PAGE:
A Georgia Tech inventor successfully developed an algorithm that can protect caches against eviction-based attacks at an ultra-low cost, in terms of both storage and performance. The[MQ1] algorithm is based on applying an encrypted-address on cache memories for randomization and changing this randomized mapping periodically. The encryption would cause the lines that are mapped to the cache memories to get scattered to different sets of locations in an unpredictable fashion, which is only accessible via an encryption key. Furthermore, to increase security, the algorithm will dynamically change the encryption key, where the contents of the cache are gradually remapped from the old key to the new key. All-in-all, this algorithm provides cache randomizations without requiring any storage tables to memorize the mapping, nor will it slow down the system or require much storage.
- Robust to attacks – tolerates years of continuous eviction-based attacks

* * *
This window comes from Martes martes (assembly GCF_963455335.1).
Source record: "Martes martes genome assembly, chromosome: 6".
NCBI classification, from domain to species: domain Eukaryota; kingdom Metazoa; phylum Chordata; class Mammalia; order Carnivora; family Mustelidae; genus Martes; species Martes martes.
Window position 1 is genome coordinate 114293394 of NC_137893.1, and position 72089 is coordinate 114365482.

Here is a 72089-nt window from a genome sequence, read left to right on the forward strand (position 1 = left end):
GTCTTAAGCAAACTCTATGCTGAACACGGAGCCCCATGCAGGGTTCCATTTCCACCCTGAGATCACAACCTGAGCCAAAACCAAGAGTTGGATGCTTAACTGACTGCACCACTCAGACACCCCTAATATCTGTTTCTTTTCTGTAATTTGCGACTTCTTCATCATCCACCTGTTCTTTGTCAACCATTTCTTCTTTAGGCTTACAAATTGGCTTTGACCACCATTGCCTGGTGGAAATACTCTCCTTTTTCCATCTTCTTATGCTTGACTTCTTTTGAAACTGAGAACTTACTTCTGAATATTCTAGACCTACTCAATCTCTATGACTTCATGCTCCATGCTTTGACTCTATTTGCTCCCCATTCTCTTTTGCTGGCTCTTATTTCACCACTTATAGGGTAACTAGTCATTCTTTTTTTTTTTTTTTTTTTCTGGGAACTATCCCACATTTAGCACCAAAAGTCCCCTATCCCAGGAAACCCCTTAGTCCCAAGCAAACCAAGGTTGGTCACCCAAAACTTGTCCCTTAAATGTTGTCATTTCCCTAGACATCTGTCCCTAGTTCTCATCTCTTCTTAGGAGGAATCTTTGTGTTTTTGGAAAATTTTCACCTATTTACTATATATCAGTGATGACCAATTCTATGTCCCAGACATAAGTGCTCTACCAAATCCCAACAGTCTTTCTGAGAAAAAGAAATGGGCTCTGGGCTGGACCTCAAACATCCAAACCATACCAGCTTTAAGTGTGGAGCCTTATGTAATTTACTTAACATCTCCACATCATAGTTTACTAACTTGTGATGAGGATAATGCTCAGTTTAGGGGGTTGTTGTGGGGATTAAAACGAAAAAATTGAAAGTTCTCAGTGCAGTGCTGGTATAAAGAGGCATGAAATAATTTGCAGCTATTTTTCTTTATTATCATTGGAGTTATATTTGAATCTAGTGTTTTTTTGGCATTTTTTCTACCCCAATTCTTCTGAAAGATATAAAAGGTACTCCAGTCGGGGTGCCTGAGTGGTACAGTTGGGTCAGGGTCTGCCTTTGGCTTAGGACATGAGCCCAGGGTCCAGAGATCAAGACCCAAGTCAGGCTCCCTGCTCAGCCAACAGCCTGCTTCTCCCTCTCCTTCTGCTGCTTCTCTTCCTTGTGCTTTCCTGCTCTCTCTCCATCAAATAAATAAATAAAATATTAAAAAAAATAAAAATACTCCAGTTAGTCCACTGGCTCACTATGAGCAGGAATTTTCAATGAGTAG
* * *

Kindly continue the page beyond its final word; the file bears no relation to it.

- Negligible slowdown – creates an miniscule slowdown of 1%
- Storage efficient – requires a storage overhead of less than 100 bytes for new structures
- Self-supporting – does not need any OS support
- Practical design – easy to implement, simple design, that is amenable to commercial adoption
- All processor manufactures with designs containing an on-chip cache
Caches are structures within the memory chips; their purpose is to store recently-accessed data, so that when a user requests that data (for instance, a recent file being reopened), it is accessible much more quickly than if the data had to be retrieved from the main memory. Unfortunately, the timing difference between the cache-hit (when requested data is found successfully) and a cache-miss (when requested data cannot be found) can be used by an adversary to obtain unauthorized information from the system. One example of an attack is an “eviction-based attack”, which occurs when the adversary and the victim share some storage structures, such as the on-chip cache. While cache attacks have been demonstrated in the past at a smaller scale, the recent vulnerabilities show that cache attacks can affect hundreds of millions of processor systems, and highlight the need to develop efficient solutions to mitigate (or entirely prevent) such attacks